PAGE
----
Having the same teacher two or three years in a row isn't a real surprise. They know what you are capable of and push you to do your best.

5. Everyone knows everybody. Especially everyone's business.

Your graduating class doesn't exceed 150. You know everyone in your grade and most likely everyone in the high school. Because of this, gossip spreads like wildfire. So everyone knows what's going on 10 minutes after it happens.

6. Your hair color was a big deal

If it's not a natural hair color, then forget about it. No dyeing your hair hot pink or blue or you could expect a phone call to your parents saying you have to get rid of it ASAP.

7. Your school isn't like "Gossip Girl"

There is no eating off campus for lunch or casually using your cell phone in class. Teachers are more strict and you can't skip class or just walk right off of campus.

8. Sports are a big deal

Your school is the best of the best at most sports. The teams normally go to the state championships. The rest of the school that doesn't play sports attends the games to cheer on the teams.

9. Boys had to be clean-shaven, and hair had to be cut

If you came to school and your hair was not cut or your beard was not shaved, you were written up and made to go in the bathroom and shave or have the head of discipline cut your hair. Basically, if you know you're getting written up for hair, it's best just to check out and go get a hair cut.

10. Free dress days were like a fashion show

Wearing a school uniform every day can really drive you mad. That free dress day once a month is what you lived for. It was basically a fashion show for everyone, except for those upperclassmen who were over everything and just wore sweat pants.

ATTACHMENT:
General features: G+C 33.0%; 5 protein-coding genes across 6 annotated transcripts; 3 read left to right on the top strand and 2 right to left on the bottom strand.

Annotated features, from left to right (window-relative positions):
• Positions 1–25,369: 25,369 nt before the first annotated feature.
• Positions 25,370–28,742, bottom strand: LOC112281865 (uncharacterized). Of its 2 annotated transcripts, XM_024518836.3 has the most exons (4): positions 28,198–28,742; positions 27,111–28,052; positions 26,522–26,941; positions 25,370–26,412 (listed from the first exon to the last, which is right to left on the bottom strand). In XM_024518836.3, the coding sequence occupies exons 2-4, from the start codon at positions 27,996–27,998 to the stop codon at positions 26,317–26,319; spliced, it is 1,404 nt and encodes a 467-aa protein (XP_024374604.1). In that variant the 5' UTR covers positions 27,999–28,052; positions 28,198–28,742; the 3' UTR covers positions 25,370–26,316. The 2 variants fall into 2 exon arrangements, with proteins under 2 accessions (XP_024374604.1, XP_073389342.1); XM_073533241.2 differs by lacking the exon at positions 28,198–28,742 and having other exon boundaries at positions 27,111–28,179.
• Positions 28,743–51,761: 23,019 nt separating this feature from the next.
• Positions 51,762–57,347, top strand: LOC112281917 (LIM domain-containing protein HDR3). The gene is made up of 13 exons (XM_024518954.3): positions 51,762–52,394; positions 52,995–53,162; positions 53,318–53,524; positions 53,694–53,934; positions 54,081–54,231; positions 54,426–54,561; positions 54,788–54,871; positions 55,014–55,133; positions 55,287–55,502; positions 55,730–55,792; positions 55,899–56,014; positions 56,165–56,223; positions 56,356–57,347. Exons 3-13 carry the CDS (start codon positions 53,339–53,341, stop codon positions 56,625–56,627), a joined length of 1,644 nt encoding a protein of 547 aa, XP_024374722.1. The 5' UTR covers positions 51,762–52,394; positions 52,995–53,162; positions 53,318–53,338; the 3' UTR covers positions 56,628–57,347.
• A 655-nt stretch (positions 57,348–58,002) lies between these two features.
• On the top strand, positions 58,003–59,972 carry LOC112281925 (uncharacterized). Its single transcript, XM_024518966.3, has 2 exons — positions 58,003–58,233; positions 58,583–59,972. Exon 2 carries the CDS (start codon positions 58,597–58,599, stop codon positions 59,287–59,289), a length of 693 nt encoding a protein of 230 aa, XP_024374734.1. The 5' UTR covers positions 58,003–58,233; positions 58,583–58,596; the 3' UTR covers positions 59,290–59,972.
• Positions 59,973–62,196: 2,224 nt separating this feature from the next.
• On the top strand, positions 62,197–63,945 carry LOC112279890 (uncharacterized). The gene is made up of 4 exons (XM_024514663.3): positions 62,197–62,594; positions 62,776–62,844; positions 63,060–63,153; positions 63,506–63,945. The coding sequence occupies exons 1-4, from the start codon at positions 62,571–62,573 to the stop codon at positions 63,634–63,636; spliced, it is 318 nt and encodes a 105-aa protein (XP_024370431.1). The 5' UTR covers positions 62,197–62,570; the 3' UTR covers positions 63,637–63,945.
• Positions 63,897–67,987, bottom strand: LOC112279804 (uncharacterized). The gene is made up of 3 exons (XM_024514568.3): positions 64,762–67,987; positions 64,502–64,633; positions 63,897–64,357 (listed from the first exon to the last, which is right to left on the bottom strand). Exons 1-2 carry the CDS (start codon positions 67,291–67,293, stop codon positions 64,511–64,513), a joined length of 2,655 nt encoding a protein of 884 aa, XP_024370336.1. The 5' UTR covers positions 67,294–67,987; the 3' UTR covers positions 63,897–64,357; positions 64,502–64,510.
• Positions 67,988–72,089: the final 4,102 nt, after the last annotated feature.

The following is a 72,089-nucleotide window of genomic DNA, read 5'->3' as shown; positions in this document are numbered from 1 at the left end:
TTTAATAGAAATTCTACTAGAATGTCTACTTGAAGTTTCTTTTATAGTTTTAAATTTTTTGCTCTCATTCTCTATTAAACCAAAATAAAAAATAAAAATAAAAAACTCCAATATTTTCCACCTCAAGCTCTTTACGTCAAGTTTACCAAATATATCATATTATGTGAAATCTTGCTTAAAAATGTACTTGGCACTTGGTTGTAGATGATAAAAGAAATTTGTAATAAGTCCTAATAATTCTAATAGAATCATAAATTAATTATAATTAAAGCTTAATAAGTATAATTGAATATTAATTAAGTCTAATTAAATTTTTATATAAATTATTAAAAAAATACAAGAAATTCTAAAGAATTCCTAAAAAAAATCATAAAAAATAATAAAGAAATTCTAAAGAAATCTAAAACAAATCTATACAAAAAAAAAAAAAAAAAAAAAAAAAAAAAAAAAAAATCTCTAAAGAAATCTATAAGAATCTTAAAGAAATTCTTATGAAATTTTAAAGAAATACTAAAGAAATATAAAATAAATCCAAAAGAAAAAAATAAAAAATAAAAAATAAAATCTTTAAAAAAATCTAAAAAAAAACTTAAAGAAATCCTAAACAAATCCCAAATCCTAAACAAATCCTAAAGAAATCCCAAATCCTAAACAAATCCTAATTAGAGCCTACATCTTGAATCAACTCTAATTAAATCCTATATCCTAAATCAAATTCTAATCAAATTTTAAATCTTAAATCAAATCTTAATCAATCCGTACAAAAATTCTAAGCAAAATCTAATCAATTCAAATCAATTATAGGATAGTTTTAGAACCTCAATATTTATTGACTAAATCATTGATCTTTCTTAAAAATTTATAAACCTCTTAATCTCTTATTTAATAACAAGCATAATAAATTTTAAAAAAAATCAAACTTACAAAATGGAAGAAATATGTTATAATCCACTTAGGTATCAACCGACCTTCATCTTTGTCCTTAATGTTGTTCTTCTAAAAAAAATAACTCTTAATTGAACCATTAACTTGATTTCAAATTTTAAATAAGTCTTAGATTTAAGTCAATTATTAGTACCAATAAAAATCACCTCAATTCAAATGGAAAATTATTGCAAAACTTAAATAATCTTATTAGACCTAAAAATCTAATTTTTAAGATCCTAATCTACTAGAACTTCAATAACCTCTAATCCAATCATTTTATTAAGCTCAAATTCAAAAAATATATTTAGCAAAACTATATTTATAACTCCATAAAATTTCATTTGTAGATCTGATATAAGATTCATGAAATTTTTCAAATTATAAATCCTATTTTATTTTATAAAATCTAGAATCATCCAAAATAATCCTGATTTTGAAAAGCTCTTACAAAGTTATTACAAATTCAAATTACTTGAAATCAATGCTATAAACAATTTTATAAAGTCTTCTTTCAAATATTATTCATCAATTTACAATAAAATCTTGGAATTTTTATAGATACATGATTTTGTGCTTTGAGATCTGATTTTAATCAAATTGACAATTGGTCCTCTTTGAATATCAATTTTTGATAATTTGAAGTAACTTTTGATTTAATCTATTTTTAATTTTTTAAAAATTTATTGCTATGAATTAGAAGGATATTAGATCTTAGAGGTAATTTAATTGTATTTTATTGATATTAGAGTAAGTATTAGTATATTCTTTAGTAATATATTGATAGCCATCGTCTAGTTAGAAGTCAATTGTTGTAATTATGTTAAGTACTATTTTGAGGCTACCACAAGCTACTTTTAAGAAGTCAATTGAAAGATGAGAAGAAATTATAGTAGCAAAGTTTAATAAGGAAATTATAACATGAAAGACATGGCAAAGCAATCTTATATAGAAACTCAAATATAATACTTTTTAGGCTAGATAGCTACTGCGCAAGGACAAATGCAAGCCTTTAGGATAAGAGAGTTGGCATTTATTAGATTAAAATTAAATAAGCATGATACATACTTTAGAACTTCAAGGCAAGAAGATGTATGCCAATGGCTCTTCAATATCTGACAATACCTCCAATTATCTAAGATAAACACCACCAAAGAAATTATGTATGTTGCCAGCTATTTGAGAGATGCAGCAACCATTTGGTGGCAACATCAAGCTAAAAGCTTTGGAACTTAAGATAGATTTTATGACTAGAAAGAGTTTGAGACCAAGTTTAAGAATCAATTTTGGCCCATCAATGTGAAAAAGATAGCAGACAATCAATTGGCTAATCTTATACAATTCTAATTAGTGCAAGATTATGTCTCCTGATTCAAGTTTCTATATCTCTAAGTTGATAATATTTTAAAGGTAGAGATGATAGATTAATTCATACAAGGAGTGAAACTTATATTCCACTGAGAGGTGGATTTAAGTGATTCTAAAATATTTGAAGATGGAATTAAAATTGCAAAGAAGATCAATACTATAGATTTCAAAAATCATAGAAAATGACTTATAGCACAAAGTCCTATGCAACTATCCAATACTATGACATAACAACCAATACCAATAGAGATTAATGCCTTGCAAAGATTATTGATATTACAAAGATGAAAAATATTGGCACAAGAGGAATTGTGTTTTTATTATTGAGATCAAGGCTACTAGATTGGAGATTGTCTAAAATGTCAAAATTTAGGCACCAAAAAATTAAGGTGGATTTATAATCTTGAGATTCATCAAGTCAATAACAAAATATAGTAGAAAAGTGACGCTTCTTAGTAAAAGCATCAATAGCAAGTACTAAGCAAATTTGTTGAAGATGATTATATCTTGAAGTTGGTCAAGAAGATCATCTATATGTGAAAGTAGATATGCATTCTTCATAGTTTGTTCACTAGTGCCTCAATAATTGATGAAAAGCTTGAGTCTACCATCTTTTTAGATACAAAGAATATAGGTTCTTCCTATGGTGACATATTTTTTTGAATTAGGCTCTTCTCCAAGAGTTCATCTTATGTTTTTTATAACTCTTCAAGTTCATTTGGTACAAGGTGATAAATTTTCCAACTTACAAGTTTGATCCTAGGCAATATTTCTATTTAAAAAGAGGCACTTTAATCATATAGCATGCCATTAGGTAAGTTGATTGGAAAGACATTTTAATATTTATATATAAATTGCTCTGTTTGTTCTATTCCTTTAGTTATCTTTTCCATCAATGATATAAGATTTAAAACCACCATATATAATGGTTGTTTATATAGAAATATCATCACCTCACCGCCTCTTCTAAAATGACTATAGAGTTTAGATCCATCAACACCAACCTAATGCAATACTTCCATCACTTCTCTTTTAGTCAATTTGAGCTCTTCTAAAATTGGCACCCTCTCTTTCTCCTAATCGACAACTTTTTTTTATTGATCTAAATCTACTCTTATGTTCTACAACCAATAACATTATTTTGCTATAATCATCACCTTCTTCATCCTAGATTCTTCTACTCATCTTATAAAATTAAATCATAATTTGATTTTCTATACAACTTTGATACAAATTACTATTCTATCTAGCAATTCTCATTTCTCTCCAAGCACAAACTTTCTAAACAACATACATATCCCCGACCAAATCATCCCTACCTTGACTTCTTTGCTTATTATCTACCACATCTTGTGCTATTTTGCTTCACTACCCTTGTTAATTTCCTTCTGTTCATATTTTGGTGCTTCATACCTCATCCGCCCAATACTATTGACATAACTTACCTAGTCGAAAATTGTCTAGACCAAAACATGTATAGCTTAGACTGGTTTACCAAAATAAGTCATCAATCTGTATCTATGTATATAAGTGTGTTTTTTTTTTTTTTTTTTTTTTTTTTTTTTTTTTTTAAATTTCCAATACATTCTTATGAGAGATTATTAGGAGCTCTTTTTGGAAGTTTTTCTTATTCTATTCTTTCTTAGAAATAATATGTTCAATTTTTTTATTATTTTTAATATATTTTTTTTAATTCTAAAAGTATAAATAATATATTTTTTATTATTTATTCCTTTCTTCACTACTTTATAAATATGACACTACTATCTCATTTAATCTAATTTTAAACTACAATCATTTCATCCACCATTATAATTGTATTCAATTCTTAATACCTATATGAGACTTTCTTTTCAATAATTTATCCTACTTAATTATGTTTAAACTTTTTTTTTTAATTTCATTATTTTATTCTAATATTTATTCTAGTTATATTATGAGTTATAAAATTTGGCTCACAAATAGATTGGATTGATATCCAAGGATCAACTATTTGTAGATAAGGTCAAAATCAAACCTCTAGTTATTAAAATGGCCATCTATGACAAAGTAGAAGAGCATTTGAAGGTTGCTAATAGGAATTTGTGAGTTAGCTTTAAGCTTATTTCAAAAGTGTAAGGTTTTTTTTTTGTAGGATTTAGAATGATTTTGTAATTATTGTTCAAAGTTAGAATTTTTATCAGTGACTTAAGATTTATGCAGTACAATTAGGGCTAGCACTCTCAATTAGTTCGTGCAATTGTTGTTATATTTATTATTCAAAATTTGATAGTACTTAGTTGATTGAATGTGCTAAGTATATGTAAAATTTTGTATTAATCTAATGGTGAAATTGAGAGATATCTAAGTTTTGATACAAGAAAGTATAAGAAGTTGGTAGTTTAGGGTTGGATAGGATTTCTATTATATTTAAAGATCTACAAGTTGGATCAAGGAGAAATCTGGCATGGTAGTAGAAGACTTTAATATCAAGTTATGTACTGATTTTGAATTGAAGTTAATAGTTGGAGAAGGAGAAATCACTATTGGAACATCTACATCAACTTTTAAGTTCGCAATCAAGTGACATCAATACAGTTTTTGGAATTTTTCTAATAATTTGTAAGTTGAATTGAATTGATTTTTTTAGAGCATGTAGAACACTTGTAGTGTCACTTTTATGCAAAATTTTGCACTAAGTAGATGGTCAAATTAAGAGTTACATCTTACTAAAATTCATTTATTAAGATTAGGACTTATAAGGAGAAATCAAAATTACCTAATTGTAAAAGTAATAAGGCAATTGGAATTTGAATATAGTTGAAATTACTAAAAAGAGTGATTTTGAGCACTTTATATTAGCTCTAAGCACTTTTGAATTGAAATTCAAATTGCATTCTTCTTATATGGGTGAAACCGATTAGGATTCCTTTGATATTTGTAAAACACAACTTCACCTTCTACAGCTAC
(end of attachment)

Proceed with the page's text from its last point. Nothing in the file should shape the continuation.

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Coping With The Loss Of A Passion

It's hard to get it back once you lose it.


In college, time to focus on passions seems limited. The homework, essays, group projects, and exams are never-ending.

In high school, I took my free time for granted. I was dancing four hours four nights a week, but I wasn't constantly stressed. I had time to focus on my passion, which is dance.

In college, I am a part of an amazing dance club. But I don't get to compete, take technique classes, or be with the team I was with since I was 8 years old. Now, I receive videos of my team from home's amazing performances, and it aches a bit. I am so proud and happy for their growth but jealous that they have more years than I do. It is nearly impossible to find technique classes at college to take with no car, little free time, and barely any money. I miss my team, I miss my dance teachers and choreographers, and I miss competitions, but most of all, I miss the person I was when I had the opportunity to pursue my passion several hours a week.

My passion will always be there, and I do get to pursue dance on a smaller scale with some amazing dancers in college, but I am coping with the fact that I will never do another competition with my team again, I will never be able to dance with them again, and I will never be able to learn from my dance teachers again. It's a hard loss, one that I think about every day.

To anyone who still has the opportunities to pursue their passions to the fullest extent, you are lucky. Not everyone gets the chance to keep up with their sport, passion, or activity that they dedicated all of their time to in high school. Don't take a single second of it for granted, and remember why you are doing what you are doing. Take time to reflect on why you love it so much, how it makes you feel, and how you can express yourself during it. Whatever this passion or activity is, make every second count.